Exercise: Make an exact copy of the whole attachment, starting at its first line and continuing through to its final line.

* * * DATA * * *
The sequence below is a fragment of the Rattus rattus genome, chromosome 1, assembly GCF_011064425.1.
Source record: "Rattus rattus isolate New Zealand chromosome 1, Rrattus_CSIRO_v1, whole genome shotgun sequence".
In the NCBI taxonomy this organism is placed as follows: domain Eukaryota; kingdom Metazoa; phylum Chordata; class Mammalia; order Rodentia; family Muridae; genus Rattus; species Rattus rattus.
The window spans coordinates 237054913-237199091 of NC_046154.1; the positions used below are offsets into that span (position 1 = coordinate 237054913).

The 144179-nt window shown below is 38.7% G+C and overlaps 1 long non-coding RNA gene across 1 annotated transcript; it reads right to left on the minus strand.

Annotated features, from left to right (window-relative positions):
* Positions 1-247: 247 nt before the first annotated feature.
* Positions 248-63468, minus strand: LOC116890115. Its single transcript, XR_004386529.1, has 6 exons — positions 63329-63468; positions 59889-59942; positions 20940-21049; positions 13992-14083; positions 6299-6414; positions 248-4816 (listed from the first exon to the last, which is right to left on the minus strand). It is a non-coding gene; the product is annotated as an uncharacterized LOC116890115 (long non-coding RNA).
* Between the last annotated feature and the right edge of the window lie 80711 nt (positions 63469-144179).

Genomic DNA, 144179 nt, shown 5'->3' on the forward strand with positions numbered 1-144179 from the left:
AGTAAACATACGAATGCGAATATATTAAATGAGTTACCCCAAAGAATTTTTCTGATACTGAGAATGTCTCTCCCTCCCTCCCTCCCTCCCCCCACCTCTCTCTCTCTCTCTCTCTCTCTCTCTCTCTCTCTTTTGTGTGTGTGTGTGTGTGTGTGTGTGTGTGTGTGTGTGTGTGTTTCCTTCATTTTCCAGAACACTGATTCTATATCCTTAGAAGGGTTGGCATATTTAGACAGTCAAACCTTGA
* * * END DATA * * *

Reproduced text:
The sequence below is a fragment of the Rattus rattus genome, chromosome 1, assembly GCF_011064425.1.
Source record: "Rattus rattus isolate New Zealand chromosome 1, Rrattus_CSIRO_v1, whole genome shotgun sequence".
In the NCBI taxonomy this organism is placed as follows: domain Eukaryota; kingdom Metazoa; phylum Chordata; class Mammalia; order Rodentia; family Muridae; genus Rattus; species Rattus rattus.
The window spans coordinates 237054913-237199091 of NC_046154.1; the positions used below are offsets into that span (position 1 = coordinate 237054913).

The 144179-nt window shown below is 38.7% G+C and overlaps 1 long non-coding RNA gene across 1 annotated transcript; it reads right to left on the minus strand.

Annotated features, from left to right (window-relative positions):
* Positions 1-247: 247 nt before the first annotated feature.
* Positions 248-63468, minus strand: LOC116890115. Its single transcript, XR_004386529.1, has 6 exons — positions 63329-63468; positions 59889-59942; positions 20940-21049; positions 13992-14083; positions 6299-6414; positions 248-4816 (listed from the first exon to the last, which is right to left on the minus strand). It is a non-coding gene; the product is annotated as an uncharacterized LOC116890115 (long non-coding RNA).
* Between the last annotated feature and the right edge of the window lie 80711 nt (positions 63469-144179).

Genomic DNA, 144179 nt, shown 5'->3' on the forward strand with positions numbered 1-144179 from the left:
AGTAAACATACGAATGCGAATATATTAAATGAGTTACCCCAAAGAATTTTTCTGATACTGAGAATGTCTCTCCCTCCCTCCCTCCCTCCCCCCACCTCTCTCTCTCTCTCTCTCTCTCTCTCTCTCTCTCTTTTGTGTGTGTGTGTGTGTGTGTGTGTGTGTGTGTGTGTGTGTGTTTCCTTCATTTTCCAGAACACTGATTCTATATCCTTAGAAGGGTTGGCATATTTAGACAGTCAAACCTTGA